What’s what: STI check!

What with all the allegations of celebrities passing around STIs and stuff, it’s only right we look at some of the most common STIs out there.

What's what: STI check!

Crabs (pubic lice)

Crabs are not classed as an STI as such but they can definitely be passed on during sexual intercourse or wherever there is close bodily contact.

Crabs are mini crab like lice/insects that live in pubic hair in the genital area and/or armpit.


Itching, irritation and sometimes inflammation

Seeing 2mm six legged lice or pale brown eggs attached to the base of the hair

A black powder like substance in your underwear – this is lice droppings


Use an over the counter lotion or anti lice shampoo

Ensure all clothing and bedding is washed in hot water to kill off any ‘survivors’ or eggs


What's what: STI check!


Very common and known as the silent infection because many men and women are not aware they actually have Chlamydia because in a large percentage of cases, there are no obvious symptoms.

Symptoms can take a couple of weeks to show and can be any of the following:

Pain when peeing

Pelvic and lower abdominal pain

Unusual discharge

Bleeding during or after sex

Heavy periods or bleeding in between periods if you’re a woman

Abdominal pain during sex if you are a woman

Painful and swollen testicles if you are a man

Itching and burning of the genitals if you are a man


Once diagnosed with Chlamydia, your doctor will prescribe either a single dose of azithromycin or doxycycline twice daily for 7 to 14 days.
With the above treatment, the infection should clear up in about a week

Once diagnosed and receiving treatment, you should abstain from sex (vaginal, anal and/or oral) even with a condom until both you and whoever else you may be sleeping with, has finished the course.  Should you have been prescribed with the single dose, you will still need to avoid all types of sex for at least a week after taking the tablet.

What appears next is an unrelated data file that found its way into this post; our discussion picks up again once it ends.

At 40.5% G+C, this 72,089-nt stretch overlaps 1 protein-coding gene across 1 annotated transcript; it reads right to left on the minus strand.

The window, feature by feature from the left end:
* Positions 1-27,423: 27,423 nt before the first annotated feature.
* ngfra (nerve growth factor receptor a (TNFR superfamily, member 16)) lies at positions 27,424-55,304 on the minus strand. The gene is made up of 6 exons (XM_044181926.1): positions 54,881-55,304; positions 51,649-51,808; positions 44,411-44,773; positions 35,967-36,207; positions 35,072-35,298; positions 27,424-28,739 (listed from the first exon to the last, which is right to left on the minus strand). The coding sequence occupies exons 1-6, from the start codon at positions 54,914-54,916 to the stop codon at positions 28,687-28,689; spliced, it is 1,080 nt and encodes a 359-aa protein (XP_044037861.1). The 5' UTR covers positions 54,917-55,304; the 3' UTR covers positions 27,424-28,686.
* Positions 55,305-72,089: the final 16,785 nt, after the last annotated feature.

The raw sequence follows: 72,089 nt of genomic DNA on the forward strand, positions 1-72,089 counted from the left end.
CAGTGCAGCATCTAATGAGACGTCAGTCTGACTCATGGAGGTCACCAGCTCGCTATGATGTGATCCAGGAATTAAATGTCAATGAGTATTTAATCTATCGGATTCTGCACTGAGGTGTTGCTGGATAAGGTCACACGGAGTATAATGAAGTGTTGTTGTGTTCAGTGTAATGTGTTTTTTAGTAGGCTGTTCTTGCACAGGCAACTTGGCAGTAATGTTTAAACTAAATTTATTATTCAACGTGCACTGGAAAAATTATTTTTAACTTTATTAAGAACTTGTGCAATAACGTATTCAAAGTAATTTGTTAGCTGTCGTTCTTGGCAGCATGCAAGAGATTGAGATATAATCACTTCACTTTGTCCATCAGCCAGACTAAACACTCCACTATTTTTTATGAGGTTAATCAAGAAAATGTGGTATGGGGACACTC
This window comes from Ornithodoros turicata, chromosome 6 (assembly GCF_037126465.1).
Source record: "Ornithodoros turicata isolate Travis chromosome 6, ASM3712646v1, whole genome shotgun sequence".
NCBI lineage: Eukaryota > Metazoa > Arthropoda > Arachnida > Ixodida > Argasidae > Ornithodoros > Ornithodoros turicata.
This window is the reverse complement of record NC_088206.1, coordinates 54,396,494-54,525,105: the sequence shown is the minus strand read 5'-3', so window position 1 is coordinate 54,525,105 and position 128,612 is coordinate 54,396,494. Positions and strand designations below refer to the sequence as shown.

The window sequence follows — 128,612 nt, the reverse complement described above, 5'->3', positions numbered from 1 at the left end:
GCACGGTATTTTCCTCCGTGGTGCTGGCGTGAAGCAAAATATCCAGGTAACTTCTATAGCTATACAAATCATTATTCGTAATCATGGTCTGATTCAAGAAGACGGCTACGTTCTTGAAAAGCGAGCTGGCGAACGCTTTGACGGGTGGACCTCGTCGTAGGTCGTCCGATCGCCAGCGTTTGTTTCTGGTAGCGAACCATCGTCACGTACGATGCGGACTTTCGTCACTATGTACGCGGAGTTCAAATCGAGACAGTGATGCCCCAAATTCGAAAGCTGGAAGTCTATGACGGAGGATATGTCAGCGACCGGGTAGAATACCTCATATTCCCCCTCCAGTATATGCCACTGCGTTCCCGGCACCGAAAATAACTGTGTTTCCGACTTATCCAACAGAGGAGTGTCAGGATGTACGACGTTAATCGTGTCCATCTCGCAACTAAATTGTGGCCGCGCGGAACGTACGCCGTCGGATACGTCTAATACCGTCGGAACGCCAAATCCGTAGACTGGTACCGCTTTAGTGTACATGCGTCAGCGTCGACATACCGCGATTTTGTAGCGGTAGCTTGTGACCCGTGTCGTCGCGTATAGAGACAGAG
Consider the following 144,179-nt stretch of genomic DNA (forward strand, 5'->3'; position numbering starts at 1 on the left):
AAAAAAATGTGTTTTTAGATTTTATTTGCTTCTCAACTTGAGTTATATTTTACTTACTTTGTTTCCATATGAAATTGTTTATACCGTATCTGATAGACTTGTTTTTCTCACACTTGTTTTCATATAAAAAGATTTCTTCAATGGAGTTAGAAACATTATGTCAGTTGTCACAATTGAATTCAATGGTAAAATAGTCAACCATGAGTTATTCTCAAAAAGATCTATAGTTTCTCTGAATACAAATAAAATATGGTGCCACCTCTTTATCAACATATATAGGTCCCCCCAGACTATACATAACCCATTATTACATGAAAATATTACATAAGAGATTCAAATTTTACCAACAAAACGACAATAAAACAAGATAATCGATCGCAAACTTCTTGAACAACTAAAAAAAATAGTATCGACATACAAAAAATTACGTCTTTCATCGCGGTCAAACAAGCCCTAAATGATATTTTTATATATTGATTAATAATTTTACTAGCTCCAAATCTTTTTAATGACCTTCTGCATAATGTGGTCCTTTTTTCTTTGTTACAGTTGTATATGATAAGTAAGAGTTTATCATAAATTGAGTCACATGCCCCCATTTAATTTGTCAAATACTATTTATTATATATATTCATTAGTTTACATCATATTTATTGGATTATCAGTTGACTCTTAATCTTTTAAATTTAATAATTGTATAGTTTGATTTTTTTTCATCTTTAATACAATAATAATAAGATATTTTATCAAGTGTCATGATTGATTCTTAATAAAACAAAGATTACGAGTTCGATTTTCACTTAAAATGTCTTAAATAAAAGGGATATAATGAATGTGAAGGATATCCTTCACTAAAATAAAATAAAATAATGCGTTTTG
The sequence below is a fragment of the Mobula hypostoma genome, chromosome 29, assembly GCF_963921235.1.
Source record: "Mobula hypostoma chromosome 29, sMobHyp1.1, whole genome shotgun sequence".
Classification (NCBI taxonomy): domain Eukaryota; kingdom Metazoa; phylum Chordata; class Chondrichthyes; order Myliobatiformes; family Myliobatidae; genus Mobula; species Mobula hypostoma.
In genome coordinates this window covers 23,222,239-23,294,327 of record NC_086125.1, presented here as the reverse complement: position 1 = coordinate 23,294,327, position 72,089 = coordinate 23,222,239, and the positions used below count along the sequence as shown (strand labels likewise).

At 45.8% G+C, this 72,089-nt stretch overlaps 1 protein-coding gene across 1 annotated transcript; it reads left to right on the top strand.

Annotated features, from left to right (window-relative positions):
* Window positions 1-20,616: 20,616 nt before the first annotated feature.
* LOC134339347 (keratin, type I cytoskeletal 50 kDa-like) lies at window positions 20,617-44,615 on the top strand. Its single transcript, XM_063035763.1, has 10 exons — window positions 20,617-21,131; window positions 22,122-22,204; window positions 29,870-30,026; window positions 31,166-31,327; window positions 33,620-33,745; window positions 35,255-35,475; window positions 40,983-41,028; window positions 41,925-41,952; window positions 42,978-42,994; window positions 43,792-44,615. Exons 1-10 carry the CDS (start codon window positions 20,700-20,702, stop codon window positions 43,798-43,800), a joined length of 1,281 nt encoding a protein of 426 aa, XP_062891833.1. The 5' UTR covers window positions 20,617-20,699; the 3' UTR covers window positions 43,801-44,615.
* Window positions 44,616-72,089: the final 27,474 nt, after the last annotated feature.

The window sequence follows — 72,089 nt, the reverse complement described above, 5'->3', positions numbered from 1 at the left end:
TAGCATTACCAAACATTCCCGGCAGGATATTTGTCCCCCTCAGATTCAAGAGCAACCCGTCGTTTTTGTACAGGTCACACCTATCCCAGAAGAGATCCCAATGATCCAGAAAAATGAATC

What's what: STI check!

Genital Herpes

Highly contagious and very easily spread!

Herpes is a virus that can be treated but as it stands, there is no cure!

The infection remains in the body after treatment and outbreaks are often experienced down the line.

The very first outbreak of Herpes after contracting the virus is the worse usually lasting between 2-4 weeks.

Symptoms include:

Small fluid filled blisters that pop and leave painful, small, red sores

Vaginal or urethral discharge

Pain when passing urine (urine passing over the sores)

Stinging, tingling or itching in the genital/anal area

Flu like symptoms e.g. fever, headaches


As mentioned before, there is no cure for Herpes but an outbreak/symptoms can be treated with antiviral medicines.  It is also crucial to use condoms during sex to prevent the spread of the virus.


What's what: STI check!


HIV is a virus that attacks the body’s immune system thus leaving it unable to combat any infections.

‘Late stage HIV’, otherwise known as AIDS is the infection in its final stages which means the body can no longer fight off life threatening infections.

HIV is most commonly passed through vaginal or anal sex

If diagnosed early enough and treated, most people will not develop AIDS.


Flu like symptoms including a raised temperature, sore throat and/or a body rash


Joint and muscle pain

It is important to note that the above symptoms can also be attributed to other common conditions.  If you have HIV, these symptoms may disappear after a few weeks but the virus will still be active in your body causing progressive damage.  It may well be a several years before the virus causes any more problems.  To be on the safe side, the best course of action is to take regular HIV tests if you are sexually active.

Click this link to be redirected to the NHS website where you can search for more reliable information on any of the above and beyond…



Please enter your comment!
Please enter your name here